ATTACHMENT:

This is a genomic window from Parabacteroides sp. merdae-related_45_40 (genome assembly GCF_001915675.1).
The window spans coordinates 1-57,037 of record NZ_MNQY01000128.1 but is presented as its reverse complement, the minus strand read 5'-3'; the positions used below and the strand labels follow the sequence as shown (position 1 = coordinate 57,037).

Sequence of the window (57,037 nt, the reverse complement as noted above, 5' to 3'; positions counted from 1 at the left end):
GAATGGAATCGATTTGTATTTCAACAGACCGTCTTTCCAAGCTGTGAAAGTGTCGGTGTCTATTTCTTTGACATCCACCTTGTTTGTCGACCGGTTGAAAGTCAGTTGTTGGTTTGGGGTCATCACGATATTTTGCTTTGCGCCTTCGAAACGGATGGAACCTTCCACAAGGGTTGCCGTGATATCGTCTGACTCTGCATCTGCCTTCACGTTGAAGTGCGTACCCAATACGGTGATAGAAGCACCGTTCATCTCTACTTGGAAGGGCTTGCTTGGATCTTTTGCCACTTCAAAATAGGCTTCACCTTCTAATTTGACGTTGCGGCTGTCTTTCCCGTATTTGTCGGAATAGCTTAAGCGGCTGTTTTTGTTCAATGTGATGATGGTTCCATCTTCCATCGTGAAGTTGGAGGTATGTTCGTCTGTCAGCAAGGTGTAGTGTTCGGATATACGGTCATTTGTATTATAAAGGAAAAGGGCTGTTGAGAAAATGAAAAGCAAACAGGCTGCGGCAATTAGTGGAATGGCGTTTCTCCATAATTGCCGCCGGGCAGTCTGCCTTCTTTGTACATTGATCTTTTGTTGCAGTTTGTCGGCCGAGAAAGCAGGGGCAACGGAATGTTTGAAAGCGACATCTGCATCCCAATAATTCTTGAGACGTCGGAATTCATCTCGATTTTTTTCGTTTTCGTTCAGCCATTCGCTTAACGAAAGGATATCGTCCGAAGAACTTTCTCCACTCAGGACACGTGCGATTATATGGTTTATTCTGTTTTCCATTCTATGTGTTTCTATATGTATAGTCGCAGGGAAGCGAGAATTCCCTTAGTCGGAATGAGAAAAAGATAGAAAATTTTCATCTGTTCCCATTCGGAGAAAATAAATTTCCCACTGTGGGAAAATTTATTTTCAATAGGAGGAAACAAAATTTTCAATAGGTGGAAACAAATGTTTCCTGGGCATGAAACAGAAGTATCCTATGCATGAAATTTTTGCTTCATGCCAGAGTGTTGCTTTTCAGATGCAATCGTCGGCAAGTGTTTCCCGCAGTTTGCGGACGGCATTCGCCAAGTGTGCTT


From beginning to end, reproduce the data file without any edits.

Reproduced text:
This is a genomic window from Parabacteroides sp. merdae-related_45_40 (genome assembly GCF_001915675.1).
The window spans coordinates 1-57,037 of record NZ_MNQY01000128.1 but is presented as its reverse complement, the minus strand read 5'-3'; the positions used below and the strand labels follow the sequence as shown (position 1 = coordinate 57,037).

Sequence of the window (57,037 nt, the reverse complement as noted above, 5' to 3'; positions counted from 1 at the left end):
GAATGGAATCGATTTGTATTTCAACAGACCGTCTTTCCAAGCTGTGAAAGTGTCGGTGTCTATTTCTTTGACATCCACCTTGTTTGTCGACCGGTTGAAAGTCAGTTGTTGGTTTGGGGTCATCACGATATTTTGCTTTGCGCCTTCGAAACGGATGGAACCTTCCACAAGGGTTGCCGTGATATCGTCTGACTCTGCATCTGCCTTCACGTTGAAGTGCGTACCCAATACGGTGATAGAAGCACCGTTCATCTCTACTTGGAAGGGCTTGCTTGGATCTTTTGCCACTTCAAAATAGGCTTCACCTTCTAATTTGACGTTGCGGCTGTCTTTCCCGTATTTGTCGGAATAGCTTAAGCGGCTGTTTTTGTTCAATGTGATGATGGTTCCATCTTCCATCGTGAAGTTGGAGGTATGTTCGTCTGTCAGCAAGGTGTAGTGTTCGGATATACGGTCATTTGTATTATAAAGGAAAAGGGCTGTTGAGAAAATGAAAAGCAAACAGGCTGCGGCAATTAGTGGAATGGCGTTTCTCCATAATTGCCGCCGGGCAGTCTGCCTTCTTTGTACATTGATCTTTTGTTGCAGTTTGTCGGCCGAGAAAGCAGGGGCAACGGAATGTTTGAAAGCGACATCTGCATCCCAATAATTCTTGAGACGTCGGAATTCATCTCGATTTTTTTCGTTTTCGTTCAGCCATTCGCTTAACGAAAGGATATCGTCCGAAGAACTTTCTCCACTCAGGACACGTGCGATTATATGGTTTATTCTGTTTTCCATTCTATGTGTTTCTATATGTATAGTCGCAGGGAAGCGAGAATTCCCTTAGTCGGAATGAGAAAAAGATAGAAAATTTTCATCTGTTCCCATTCGGAGAAAATAAATTTCCCACTGTGGGAAAATTTATTTTCAATAGGAGGAAACAAAATTTTCAATAGGTGGAAACAAATGTTTCCTGGGCATGAAACAGAAGTATCCTATGCATGAAATTTTTGCTTCATGCCAGAGTGTTGCTTTTCAGATGCAATCGTCGGCAAGTGTTTCCCGCAGTTTGCGGACGGCATTCGCCAAGTGTGCTT